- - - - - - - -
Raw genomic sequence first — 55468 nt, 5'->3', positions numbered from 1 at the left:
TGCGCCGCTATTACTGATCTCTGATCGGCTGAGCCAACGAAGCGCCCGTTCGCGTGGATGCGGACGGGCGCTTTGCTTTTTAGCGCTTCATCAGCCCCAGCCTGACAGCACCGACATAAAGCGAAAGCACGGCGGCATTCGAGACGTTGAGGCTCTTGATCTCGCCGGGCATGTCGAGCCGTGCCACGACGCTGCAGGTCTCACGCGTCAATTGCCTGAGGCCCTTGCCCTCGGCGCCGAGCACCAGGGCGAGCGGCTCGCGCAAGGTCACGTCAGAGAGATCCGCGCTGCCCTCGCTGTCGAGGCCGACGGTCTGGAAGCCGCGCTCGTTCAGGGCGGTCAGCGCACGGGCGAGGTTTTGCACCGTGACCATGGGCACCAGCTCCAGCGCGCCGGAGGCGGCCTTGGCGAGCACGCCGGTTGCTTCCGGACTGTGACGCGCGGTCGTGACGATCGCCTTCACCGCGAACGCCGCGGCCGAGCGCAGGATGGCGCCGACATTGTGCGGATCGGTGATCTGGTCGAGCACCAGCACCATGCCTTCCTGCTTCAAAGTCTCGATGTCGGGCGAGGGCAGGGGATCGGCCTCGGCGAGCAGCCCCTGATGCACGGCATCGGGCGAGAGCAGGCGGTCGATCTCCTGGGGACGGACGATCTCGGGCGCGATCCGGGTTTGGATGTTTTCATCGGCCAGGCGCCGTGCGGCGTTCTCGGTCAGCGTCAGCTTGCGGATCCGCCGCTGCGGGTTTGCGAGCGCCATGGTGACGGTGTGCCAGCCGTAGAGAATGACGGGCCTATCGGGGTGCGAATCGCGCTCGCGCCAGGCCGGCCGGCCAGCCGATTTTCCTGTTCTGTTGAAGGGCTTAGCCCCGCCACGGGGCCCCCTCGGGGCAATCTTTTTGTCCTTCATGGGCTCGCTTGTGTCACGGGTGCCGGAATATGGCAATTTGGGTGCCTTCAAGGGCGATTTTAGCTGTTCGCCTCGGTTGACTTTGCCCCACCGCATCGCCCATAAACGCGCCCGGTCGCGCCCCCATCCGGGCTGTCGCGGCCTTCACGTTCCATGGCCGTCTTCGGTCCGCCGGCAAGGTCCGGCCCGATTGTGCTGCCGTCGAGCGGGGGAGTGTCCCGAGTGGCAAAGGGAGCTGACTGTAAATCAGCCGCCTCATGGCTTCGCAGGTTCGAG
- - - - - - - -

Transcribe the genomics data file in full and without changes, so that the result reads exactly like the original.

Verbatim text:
Raw genomic sequence first — 55468 nt, 5'->3', positions numbered from 1 at the left:
TGCGCCGCTATTACTGATCTCTGATCGGCTGAGCCAACGAAGCGCCCGTTCGCGTGGATGCGGACGGGCGCTTTGCTTTTTAGCGCTTCATCAGCCCCAGCCTGACAGCACCGACATAAAGCGAAAGCACGGCGGCATTCGAGACGTTGAGGCTCTTGATCTCGCCGGGCATGTCGAGCCGTGCCACGACGCTGCAGGTCTCACGCGTCAATTGCCTGAGGCCCTTGCCCTCGGCGCCGAGCACCAGGGCGAGCGGCTCGCGCAAGGTCACGTCAGAGAGATCCGCGCTGCCCTCGCTGTCGAGGCCGACGGTCTGGAAGCCGCGCTCGTTCAGGGCGGTCAGCGCACGGGCGAGGTTTTGCACCGTGACCATGGGCACCAGCTCCAGCGCGCCGGAGGCGGCCTTGGCGAGCACGCCGGTTGCTTCCGGACTGTGACGCGCGGTCGTGACGATCGCCTTCACCGCGAACGCCGCGGCCGAGCGCAGGATGGCGCCGACATTGTGCGGATCGGTGATCTGGTCGAGCACCAGCACCATGCCTTCCTGCTTCAAAGTCTCGATGTCGGGCGAGGGCAGGGGATCGGCCTCGGCGAGCAGCCCCTGATGCACGGCATCGGGCGAGAGCAGGCGGTCGATCTCCTGGGGACGGACGATCTCGGGCGCGATCCGGGTTTGGATGTTTTCATCGGCCAGGCGCCGTGCGGCGTTCTCGGTCAGCGTCAGCTTGCGGATCCGCCGCTGCGGGTTTGCGAGCGCCATGGTGACGGTGTGCCAGCCGTAGAGAATGACGGGCCTATCGGGGTGCGAATCGCGCTCGCGCCAGGCCGGCCGGCCAGCCGATTTTCCTGTTCTGTTGAAGGGCTTAGCCCCGCCACGGGGCCCCCTCGGGGCAATCTTTTTGTCCTTCATGGGCTCGCTTGTGTCACGGGTGCCGGAATATGGCAATTTGGGTGCCTTCAAGGGCGATTTTAGCTGTTCGCCTCGGTTGACTTTGCCCCACCGCATCGCCCATAAACGCGCCCGGTCGCGCCCCCATCCGGGCTGTCGCGGCCTTCACGTTCCATGGCCGTCTTCGGTCCGCCGGCAAGGTCCGGCCCGATTGTGCTGCCGTCGAGCGGGGGAGTGTCCCGAGTGGCAAAGGGAGCTGACTGTAAATCAGCCGCCTCATGGCTTCGCAGGTTCGAG